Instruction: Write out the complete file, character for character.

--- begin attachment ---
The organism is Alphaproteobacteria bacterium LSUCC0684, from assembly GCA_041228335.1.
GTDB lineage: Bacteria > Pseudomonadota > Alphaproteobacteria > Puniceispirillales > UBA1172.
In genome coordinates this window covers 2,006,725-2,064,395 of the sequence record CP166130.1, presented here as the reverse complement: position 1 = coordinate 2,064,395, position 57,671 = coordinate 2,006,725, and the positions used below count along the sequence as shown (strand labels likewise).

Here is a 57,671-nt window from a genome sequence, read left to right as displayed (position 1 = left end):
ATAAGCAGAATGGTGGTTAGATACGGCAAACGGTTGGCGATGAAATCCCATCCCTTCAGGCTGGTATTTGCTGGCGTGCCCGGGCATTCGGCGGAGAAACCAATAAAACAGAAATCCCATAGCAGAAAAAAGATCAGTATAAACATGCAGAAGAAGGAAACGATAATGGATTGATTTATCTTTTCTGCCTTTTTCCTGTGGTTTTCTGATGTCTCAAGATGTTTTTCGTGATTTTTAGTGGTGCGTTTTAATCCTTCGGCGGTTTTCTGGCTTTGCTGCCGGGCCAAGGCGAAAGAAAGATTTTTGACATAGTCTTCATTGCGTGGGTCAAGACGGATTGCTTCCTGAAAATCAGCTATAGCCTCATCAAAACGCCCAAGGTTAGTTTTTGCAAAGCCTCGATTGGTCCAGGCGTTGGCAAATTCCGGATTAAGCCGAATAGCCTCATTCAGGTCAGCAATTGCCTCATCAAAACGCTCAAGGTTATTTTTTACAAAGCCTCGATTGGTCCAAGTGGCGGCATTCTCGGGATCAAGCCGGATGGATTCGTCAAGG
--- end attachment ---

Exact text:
The organism is Alphaproteobacteria bacterium LSUCC0684, from assembly GCA_041228335.1.
GTDB lineage: Bacteria > Pseudomonadota > Alphaproteobacteria > Puniceispirillales > UBA1172.
In genome coordinates this window covers 2,006,725-2,064,395 of the sequence record CP166130.1, presented here as the reverse complement: position 1 = coordinate 2,064,395, position 57,671 = coordinate 2,006,725, and the positions used below count along the sequence as shown (strand labels likewise).

Here is a 57,671-nt window from a genome sequence, read left to right as displayed (position 1 = left end):
ATAAGCAGAATGGTGGTTAGATACGGCAAACGGTTGGCGATGAAATCCCATCCCTTCAGGCTGGTATTTGCTGGCGTGCCCGGGCATTCGGCGGAGAAACCAATAAAACAGAAATCCCATAGCAGAAAAAAGATCAGTATAAACATGCAGAAGAAGGAAACGATAATGGATTGATTTATCTTTTCTGCCTTTTTCCTGTGGTTTTCTGATGTCTCAAGATGTTTTTCGTGATTTTTAGTGGTGCGTTTTAATCCTTCGGCGGTTTTCTGGCTTTGCTGCCGGGCCAAGGCGAAAGAAAGATTTTTGACATAGTCTTCATTGCGTGGGTCAAGACGGATTGCTTCCTGAAAATCAGCTATAGCCTCATCAAAACGCCCAAGGTTAGTTTTTGCAAAGCCTCGATTGGTCCAGGCGTTGGCAAATTCCGGATTAAGCCGAATAGCCTCATTCAGGTCAGCAATTGCCTCATCAAAACGCTCAAGGTTATTTTTTACAAAGCCTCGATTGGTCCAAGTGGCGGCATTCTCGGGATCAAGCCGGATGGATTCGTCAAGG